What Record Copper Prices Mean For Promotional Products
The Wall Street Journal is reporting today that copper prices are up on news that private U.S. companies added 217,000 jobs in February. This comes on the back of earlier reports of copper prices increasing after last week's announcement that U.S. manufacturing hit a 22-1/2 year high in February. In fact, going back to the beginning of the year, copper prices have been continuously flirting with the all-time high, reached in December 2010.
While cotton's rising prices have received a lot of attention, the cost of copper could ultimately be more troubling for the promotional products industry and manufacturing as a whole.
Unlike cotton, copper is not a renewable resource. There is a finite amount of copper on the planet, and while the majority of it is able to be reused, there is an upper limit on the volume available. And while there is a cap on the amount, the demand is unlimited: copper demand is increasing four times faster than mining can produce it. As with cotton, a great deal of this demand is due to China, which is increasing demand by 15 percent annually.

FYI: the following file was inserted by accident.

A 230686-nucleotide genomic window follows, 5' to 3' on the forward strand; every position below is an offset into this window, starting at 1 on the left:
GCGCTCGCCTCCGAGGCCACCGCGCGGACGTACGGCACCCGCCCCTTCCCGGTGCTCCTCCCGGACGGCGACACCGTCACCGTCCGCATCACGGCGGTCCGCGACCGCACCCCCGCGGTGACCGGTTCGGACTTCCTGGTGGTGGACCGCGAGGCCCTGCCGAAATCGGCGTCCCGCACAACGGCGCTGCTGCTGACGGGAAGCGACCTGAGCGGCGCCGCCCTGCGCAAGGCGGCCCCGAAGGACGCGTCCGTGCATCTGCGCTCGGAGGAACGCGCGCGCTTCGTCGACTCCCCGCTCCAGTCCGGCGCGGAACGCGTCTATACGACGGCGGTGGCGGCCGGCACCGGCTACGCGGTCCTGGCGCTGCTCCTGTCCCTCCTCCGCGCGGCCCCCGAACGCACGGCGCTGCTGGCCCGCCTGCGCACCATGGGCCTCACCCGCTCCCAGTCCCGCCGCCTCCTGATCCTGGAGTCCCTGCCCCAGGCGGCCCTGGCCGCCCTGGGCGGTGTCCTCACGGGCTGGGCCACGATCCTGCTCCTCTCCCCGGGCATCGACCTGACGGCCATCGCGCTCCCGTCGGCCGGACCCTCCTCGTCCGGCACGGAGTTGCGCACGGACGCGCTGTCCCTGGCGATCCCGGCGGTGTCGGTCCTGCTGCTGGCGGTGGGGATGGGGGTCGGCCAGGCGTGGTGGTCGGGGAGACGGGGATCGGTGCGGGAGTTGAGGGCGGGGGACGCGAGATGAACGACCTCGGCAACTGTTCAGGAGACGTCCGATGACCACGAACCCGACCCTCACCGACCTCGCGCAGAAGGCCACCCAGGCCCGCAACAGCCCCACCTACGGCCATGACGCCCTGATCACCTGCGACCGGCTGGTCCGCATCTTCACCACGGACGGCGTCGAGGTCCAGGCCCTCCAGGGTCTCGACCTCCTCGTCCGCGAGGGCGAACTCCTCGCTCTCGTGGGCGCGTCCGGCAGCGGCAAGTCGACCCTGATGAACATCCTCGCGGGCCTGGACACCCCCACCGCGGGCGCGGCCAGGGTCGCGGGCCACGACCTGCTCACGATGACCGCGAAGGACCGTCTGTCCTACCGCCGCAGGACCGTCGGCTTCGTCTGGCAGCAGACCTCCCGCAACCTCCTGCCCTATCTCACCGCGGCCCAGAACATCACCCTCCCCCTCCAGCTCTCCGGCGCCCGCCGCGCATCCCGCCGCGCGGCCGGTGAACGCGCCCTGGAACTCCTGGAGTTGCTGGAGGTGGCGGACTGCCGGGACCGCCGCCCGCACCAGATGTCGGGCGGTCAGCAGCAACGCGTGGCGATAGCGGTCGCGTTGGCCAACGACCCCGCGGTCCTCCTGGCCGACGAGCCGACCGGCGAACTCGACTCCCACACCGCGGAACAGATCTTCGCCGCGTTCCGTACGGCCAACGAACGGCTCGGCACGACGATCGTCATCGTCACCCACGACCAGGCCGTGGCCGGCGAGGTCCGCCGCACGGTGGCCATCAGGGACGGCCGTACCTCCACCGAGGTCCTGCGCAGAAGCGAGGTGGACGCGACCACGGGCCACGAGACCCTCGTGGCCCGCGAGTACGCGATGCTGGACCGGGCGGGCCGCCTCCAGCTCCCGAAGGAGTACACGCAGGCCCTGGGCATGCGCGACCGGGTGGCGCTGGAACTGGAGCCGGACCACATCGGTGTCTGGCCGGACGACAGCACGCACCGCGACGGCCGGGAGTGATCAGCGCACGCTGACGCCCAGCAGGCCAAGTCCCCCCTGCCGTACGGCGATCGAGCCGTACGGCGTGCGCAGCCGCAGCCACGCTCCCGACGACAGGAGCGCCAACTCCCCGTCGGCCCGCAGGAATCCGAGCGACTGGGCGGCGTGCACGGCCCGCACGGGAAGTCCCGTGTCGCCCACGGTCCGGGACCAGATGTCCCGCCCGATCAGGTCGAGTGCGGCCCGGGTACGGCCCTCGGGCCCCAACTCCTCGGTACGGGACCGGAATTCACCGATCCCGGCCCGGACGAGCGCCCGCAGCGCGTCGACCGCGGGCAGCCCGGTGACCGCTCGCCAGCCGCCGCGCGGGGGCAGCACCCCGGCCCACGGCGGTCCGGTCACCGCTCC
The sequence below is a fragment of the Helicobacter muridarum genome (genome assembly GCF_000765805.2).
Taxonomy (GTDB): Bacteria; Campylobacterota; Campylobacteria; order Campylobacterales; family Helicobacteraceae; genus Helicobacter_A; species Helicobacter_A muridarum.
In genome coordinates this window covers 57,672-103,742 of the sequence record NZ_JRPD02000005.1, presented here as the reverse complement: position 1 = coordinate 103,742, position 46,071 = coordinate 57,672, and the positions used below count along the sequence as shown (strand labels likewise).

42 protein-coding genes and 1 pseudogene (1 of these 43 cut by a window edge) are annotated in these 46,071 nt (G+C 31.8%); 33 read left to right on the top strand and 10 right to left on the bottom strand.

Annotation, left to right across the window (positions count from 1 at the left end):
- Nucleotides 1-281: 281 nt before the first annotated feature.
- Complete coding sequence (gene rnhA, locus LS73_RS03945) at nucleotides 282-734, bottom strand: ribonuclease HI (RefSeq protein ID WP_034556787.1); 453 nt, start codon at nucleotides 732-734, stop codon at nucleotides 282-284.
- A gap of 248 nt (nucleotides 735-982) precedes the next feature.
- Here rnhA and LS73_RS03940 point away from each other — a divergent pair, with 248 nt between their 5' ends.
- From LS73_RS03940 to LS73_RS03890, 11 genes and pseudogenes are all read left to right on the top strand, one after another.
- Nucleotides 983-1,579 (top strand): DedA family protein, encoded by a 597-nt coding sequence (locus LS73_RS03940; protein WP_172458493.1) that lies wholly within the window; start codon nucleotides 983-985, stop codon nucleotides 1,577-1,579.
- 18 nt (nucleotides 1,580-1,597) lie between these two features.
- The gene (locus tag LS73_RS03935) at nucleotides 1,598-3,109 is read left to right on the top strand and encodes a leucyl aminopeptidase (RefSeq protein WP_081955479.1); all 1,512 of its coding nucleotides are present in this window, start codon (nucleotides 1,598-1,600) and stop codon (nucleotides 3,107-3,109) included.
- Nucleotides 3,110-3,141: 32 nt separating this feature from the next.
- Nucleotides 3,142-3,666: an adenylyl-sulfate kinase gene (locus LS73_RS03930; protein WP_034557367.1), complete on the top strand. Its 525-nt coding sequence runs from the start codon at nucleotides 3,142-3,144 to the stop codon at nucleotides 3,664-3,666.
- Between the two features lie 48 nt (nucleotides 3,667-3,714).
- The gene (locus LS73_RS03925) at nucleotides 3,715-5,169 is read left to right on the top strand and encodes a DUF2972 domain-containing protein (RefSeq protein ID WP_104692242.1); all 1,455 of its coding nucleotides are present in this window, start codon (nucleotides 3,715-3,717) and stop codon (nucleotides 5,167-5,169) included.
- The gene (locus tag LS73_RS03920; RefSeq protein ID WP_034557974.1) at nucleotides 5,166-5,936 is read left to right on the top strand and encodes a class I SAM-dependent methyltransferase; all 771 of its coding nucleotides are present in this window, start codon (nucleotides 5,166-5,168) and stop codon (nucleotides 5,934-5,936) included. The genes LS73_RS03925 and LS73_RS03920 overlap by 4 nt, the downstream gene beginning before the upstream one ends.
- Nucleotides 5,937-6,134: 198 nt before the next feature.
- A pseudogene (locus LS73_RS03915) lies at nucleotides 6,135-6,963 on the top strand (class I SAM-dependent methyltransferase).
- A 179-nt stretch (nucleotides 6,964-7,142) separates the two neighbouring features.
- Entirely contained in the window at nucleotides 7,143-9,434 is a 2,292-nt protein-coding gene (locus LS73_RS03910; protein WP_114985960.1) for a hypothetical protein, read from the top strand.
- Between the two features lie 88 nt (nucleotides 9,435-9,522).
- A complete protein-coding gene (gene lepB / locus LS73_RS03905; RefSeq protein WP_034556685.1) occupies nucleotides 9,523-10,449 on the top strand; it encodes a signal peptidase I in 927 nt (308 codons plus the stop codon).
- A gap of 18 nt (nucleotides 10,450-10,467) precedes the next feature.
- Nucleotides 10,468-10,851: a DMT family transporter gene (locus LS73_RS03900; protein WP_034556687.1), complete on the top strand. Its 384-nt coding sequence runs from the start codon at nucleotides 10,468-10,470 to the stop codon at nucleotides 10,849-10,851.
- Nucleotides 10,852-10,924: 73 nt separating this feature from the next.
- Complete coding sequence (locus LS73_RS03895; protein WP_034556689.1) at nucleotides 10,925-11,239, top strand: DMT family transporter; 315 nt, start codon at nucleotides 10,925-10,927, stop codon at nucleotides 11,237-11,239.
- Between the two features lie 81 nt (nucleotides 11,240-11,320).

The hard numbers are that copper prices have increased 275 percent since they dipped during the 2008 recession. Prices are now hovering between $9,000 and $10,000 a ton, with the expectation that they'll hit $12,000 by 2012.
Copper is used in nearly every industry: pipes and tubing in heating, ventilation and air condition; roofing material in construction; and copper wires, electromagnets and switches in electronics are just a few examples. Copper and its alloys (blends with other metals) like brass and bronze have countless further applications in jewelry and in the creation of other common metals.
Should distributors be concerned? Maybe not yet, but they may feel the pinch soon. Products ranging from key chains to MP3 players can all have copper components, and as the materials prices rise, those costs could be passed on to distributors and end-buyers. Consumer electronics in particular may be hard hit, as the electrical conductivity of copper cannot be easily replaced with alternate metals.